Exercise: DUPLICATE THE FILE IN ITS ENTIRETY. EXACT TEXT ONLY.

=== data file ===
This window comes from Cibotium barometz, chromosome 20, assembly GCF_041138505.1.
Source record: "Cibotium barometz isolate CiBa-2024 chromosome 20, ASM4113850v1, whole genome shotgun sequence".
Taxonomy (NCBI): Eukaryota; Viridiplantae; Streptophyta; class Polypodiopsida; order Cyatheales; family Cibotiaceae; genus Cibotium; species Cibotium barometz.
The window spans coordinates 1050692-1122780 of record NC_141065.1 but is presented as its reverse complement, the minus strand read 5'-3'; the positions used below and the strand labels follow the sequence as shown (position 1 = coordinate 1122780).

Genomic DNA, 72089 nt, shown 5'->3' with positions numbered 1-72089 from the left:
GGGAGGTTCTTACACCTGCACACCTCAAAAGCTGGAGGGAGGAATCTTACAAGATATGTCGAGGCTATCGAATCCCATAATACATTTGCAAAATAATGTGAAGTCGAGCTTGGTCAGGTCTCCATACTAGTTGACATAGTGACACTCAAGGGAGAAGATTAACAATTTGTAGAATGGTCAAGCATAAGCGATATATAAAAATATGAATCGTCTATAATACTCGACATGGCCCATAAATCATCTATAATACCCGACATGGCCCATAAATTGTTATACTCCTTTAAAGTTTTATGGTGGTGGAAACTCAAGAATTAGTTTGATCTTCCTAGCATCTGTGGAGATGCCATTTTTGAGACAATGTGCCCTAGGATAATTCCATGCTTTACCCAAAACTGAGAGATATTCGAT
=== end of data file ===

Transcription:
This window comes from Cibotium barometz, chromosome 20, assembly GCF_041138505.1.
Source record: "Cibotium barometz isolate CiBa-2024 chromosome 20, ASM4113850v1, whole genome shotgun sequence".
Taxonomy (NCBI): Eukaryota; Viridiplantae; Streptophyta; class Polypodiopsida; order Cyatheales; family Cibotiaceae; genus Cibotium; species Cibotium barometz.
The window spans coordinates 1050692-1122780 of record NC_141065.1 but is presented as its reverse complement, the minus strand read 5'-3'; the positions used below and the strand labels follow the sequence as shown (position 1 = coordinate 1122780).

Genomic DNA, 72089 nt, shown 5'->3' with positions numbered 1-72089 from the left:
GGGAGGTTCTTACACCTGCACACCTCAAAAGCTGGAGGGAGGAATCTTACAAGATATGTCGAGGCTATCGAATCCCATAATACATTTGCAAAATAATGTGAAGTCGAGCTTGGTCAGGTCTCCATACTAGTTGACATAGTGACACTCAAGGGAGAAGATTAACAATTTGTAGAATGGTCAAGCATAAGCGATATATAAAAATATGAATCGTCTATAATACTCGACATGGCCCATAAATCATCTATAATACCCGACATGGCCCATAAATTGTTATACTCCTTTAAAGTTTTATGGTGGTGGAAACTCAAGAATTAGTTTGATCTTCCTAGCATCTGTGGAGATGCCATTTTTGAGACAATGTGCCCTAGGATAATTCCATGCTTTACCCAAAACTGAGAGATATTCGAT